Illustration by Travis Chatham

Environmental writing almost always entails travel. There are the exceptional moments when places of proximity — hometowns, back yards or routine paths to the local barber — achieve enough depth of field to be understood as slivers of the natural world, but for the most part, to see the environment, you go somewhere else. And when you do that, there is a default tendency to leave emotional clutter at home and try to succumb to the place where you’ve landed, resulting in that syrupy wonder that makes so many environmental travelogues read with a uniform deferential awe about this jungle or that cataract or these caverns of unexplored depth. With all human personality left behind, only the environment remains, but without that human observer’s imperfections, what good then is the perfection of the environment?

This is the problem Susan Zakin raises with her new anthology, Naked: Writers Uncover the Way We Live on Earth. Accepting a priori that the environment is seldom trodden by most writers and readers, Zakin also makes the painful observation that what environmental writing does break through is often boring. Naked offers a hopeful antidote: a wide assortment of nonfiction, memoirs, short stories, essays and excerpted correspondence in which the environment is not just a setting but a character with dialogue. By keeping many selections short, Zakin is able to include 33 pieces. Among them are a few missteps, but those are spread among many strong entries, a few pleasant surprises and the solid anchors of several great examples of what prose can do for the planet.

Fittingly, the inaugural passage reaches back to Bruce Chatwin’s The Songlines, the 1987 autobiographical work in which Chatwin makes a sort-of-scientific investigation into nomadism, and the centrality of extra-urban wandering in human history. The four-page excerpt is from Chapter 4 — an account of the moment when Chatwin is hit by the impulse to find something in the wilderness. Chatwin describes how, with eyes literally clouded from a psychosomatic illness while working at Sotheby’s London office, he began to see again the minute he set off for Africa, and that’s when his own wandering began.

With that push away from the dock, Zakin sails a zigzag course, from Florida to Spain to the South Pacific. It’s from way out there that Jack Hitt sends us his Ka-Ching, Bling-bling, Nauru, a story of his obsession with a tiny, remote Micronesian coral crop of an island noted for being a money-laundering haven and exporting its guano as phosphates. Spend enough time on Nauru, as Hitt does, and the place becomes a funny but tragic, farcical but true, case study in what the economics of globalization is capable of doing to a physical place, its natural resources, and even its sovereignty.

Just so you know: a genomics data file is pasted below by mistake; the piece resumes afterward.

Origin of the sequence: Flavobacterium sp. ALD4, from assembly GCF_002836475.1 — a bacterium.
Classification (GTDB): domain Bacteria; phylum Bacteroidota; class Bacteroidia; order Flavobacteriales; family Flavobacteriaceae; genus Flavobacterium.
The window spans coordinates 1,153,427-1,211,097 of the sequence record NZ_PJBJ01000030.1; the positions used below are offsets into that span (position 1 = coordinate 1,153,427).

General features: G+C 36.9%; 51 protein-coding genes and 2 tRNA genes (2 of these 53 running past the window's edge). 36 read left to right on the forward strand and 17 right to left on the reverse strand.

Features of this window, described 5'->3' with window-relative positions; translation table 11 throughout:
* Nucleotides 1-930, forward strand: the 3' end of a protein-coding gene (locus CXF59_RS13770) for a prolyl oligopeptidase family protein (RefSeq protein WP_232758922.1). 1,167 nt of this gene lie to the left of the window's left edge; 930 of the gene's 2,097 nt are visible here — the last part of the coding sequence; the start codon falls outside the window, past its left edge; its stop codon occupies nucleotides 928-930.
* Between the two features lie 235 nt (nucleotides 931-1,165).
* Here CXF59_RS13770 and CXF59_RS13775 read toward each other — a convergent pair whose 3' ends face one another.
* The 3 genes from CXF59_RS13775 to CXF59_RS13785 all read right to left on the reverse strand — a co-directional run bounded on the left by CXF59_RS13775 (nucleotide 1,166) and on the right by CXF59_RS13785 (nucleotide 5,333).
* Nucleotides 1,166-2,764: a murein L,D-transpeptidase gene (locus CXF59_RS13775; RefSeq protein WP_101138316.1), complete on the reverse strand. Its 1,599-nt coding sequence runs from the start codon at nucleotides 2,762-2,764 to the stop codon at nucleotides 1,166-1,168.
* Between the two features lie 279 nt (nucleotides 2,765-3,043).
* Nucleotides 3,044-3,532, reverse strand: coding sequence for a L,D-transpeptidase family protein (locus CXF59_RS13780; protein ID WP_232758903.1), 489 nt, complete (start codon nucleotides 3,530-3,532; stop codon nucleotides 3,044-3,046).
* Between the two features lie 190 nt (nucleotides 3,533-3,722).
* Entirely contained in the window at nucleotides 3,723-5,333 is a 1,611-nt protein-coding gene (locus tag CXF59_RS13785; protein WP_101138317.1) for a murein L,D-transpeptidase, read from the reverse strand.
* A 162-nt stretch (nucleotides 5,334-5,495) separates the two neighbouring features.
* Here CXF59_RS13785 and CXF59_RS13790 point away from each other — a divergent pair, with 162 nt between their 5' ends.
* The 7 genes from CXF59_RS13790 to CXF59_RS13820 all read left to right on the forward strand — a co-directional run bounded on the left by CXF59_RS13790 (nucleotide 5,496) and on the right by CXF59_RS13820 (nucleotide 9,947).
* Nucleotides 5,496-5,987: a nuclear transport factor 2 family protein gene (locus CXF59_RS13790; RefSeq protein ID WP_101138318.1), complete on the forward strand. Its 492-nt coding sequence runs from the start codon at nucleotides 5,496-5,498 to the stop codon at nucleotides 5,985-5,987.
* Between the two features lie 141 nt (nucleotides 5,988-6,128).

Elsewhere, there are tales of madness in the desert: a death march in the upper Sonoran by Charles Bowden, and Deanne Stillman’s melancholy story of the single black foal that survived a bizarre massacre of wild horses on Rattlesnake Mountain in the Nevada wilds. And plenty of ambivalence about whiteness in the expanse of Africa: Alexandra Fuller’s memoir of growing up the daughter of a rancher in Zaire and Zimbabwe, and a Serengeti crossing in The Shadow of the Sun by Ryszard Kapuscinski, the all-time master of rubbing his pen and paper against the relief of a place and coming away with an impression unlike anyone else’s. Rounding out the hard lines of reportage is fiction from T.C. Boyle, represented here by the great short story “Dogology,” whose cynomorphic protagonist’s aim of “reordering her senses” to enter and reinterpret the world from an animal’s perspective could stand as shorthand for the guiding principle behind Zakin’s anthology.

And some senses need reordering. Take, for example, the supreme arrogance of Klaus Kinski, which we get to sample in a passage from his autobiography Kinski Uncut, more a single prolonged pathological rant than a book, and no doubt enhanced in lunacy by the verbal flexibility of the original German. Yes, filming Aguirre: The Wrath of God appears to have occurred in a jungle, but what these 10 pages are really about is Kinski escaping his own solipsism by throwing himself into the belief that Werner Herzog is even more solipsistic, and the only role played by the environment is in Kinski’s ruminations on the various ways he could kill Herzog using the dangers of the Amazon. We find out more about the zeal with which Kinski carried his costume sword, breastplate and helmet than we do about the location. Kinski Uncut is an example of what happens when you bring so much of yourself into the jungle that it turns out yours is the darkest heart.

NAKED: Writers Uncover the Way We Live on Earth | Edited by SUSAN ZAKIN Four Walls Eight Windows | 356 pages | $14 paperback

Susan Zakin and contributors Joe Donnelly and Deanne Stillman will read from Naked at Book Soup on Thursday, May 13, at 7 p.m.

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